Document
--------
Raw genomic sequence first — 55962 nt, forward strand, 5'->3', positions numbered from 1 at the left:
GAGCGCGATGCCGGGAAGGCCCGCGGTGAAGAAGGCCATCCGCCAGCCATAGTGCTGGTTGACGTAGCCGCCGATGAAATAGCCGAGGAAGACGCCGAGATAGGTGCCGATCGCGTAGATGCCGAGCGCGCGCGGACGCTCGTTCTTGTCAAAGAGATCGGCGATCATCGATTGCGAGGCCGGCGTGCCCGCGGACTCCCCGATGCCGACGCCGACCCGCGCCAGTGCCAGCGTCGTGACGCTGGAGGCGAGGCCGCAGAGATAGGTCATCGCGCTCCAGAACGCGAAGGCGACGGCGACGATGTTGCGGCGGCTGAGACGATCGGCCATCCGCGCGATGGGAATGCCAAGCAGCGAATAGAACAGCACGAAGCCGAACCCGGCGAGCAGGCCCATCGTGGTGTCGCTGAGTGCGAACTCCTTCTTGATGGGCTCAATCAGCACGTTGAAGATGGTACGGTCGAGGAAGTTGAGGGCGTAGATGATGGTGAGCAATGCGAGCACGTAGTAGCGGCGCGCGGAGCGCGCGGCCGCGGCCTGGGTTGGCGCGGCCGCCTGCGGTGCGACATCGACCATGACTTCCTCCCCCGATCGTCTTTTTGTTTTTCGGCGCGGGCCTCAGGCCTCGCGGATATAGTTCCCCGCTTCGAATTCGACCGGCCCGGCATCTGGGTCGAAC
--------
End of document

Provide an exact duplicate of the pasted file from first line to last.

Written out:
Raw genomic sequence first — 55962 nt, forward strand, 5'->3', positions numbered from 1 at the left:
GAGCGCGATGCCGGGAAGGCCCGCGGTGAAGAAGGCCATCCGCCAGCCATAGTGCTGGTTGACGTAGCCGCCGATGAAATAGCCGAGGAAGACGCCGAGATAGGTGCCGATCGCGTAGATGCCGAGCGCGCGCGGACGCTCGTTCTTGTCAAAGAGATCGGCGATCATCGATTGCGAGGCCGGCGTGCCCGCGGACTCCCCGATGCCGACGCCGACCCGCGCCAGTGCCAGCGTCGTGACGCTGGAGGCGAGGCCGCAGAGATAGGTCATCGCGCTCCAGAACGCGAAGGCGACGGCGACGATGTTGCGGCGGCTGAGACGATCGGCCATCCGCGCGATGGGAATGCCAAGCAGCGAATAGAACAGCACGAAGCCGAACCCGGCGAGCAGGCCCATCGTGGTGTCGCTGAGTGCGAACTCCTTCTTGATGGGCTCAATCAGCACGTTGAAGATGGTACGGTCGAGGAAGTTGAGGGCGTAGATGATGGTGAGCAATGCGAGCACGTAGTAGCGGCGCGCGGAGCGCGCGGCCGCGGCCTGGGTTGGCGCGGCCGCCTGCGGTGCGACATCGACCATGACTTCCTCCCCCGATCGTCTTTTTGTTTTTCGGCGCGGGCCTCAGGCCTCGCGGATATAGTTCCCCGCTTCGAATTCGACCGGCCCGGCATCTGGGTCGAAC